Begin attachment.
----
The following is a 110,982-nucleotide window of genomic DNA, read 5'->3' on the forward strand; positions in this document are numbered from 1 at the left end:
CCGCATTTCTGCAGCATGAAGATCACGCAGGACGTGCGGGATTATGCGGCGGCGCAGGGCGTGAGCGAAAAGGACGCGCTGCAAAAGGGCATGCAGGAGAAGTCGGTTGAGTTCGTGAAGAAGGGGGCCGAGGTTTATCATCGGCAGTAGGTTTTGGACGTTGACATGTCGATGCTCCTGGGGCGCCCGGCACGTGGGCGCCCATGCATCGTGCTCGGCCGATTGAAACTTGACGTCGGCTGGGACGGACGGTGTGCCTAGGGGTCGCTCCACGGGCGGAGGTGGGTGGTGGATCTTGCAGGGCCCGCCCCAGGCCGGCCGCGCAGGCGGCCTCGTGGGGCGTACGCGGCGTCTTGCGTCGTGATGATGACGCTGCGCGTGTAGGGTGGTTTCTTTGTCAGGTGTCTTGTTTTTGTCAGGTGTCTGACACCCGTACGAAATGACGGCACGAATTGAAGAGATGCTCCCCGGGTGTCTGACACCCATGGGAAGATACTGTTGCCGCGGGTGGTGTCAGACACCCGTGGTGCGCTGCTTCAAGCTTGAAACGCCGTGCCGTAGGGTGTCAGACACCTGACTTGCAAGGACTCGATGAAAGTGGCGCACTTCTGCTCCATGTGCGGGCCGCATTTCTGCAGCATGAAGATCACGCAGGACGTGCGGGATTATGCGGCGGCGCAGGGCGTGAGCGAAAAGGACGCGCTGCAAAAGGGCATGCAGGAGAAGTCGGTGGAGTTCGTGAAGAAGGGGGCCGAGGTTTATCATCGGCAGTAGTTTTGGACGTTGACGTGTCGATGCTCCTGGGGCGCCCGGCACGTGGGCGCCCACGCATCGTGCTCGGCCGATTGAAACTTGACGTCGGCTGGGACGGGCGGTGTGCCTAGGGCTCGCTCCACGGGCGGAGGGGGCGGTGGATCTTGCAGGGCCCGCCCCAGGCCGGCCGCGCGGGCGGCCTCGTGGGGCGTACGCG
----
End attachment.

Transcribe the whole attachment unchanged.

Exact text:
The following is a 110,982-nucleotide window of genomic DNA, read 5'->3' on the forward strand; positions in this document are numbered from 1 at the left end:
CCGCATTTCTGCAGCATGAAGATCACGCAGGACGTGCGGGATTATGCGGCGGCGCAGGGCGTGAGCGAAAAGGACGCGCTGCAAAAGGGCATGCAGGAGAAGTCGGTTGAGTTCGTGAAGAAGGGGGCCGAGGTTTATCATCGGCAGTAGGTTTTGGACGTTGACATGTCGATGCTCCTGGGGCGCCCGGCACGTGGGCGCCCATGCATCGTGCTCGGCCGATTGAAACTTGACGTCGGCTGGGACGGACGGTGTGCCTAGGGGTCGCTCCACGGGCGGAGGTGGGTGGTGGATCTTGCAGGGCCCGCCCCAGGCCGGCCGCGCAGGCGGCCTCGTGGGGCGTACGCGGCGTCTTGCGTCGTGATGATGACGCTGCGCGTGTAGGGTGGTTTCTTTGTCAGGTGTCTTGTTTTTGTCAGGTGTCTGACACCCGTACGAAATGACGGCACGAATTGAAGAGATGCTCCCCGGGTGTCTGACACCCATGGGAAGATACTGTTGCCGCGGGTGGTGTCAGACACCCGTGGTGCGCTGCTTCAAGCTTGAAACGCCGTGCCGTAGGGTGTCAGACACCTGACTTGCAAGGACTCGATGAAAGTGGCGCACTTCTGCTCCATGTGCGGGCCGCATTTCTGCAGCATGAAGATCACGCAGGACGTGCGGGATTATGCGGCGGCGCAGGGCGTGAGCGAAAAGGACGCGCTGCAAAAGGGCATGCAGGAGAAGTCGGTGGAGTTCGTGAAGAAGGGGGCCGAGGTTTATCATCGGCAGTAGTTTTGGACGTTGACGTGTCGATGCTCCTGGGGCGCCCGGCACGTGGGCGCCCACGCATCGTGCTCGGCCGATTGAAACTTGACGTCGGCTGGGACGGGCGGTGTGCCTAGGGCTCGCTCCACGGGCGGAGGGGGCGGTGGATCTTGCAGGGCCCGCCCCAGGCCGGCCGCGCGGGCGGCCTCGTGGGGCGTACGCG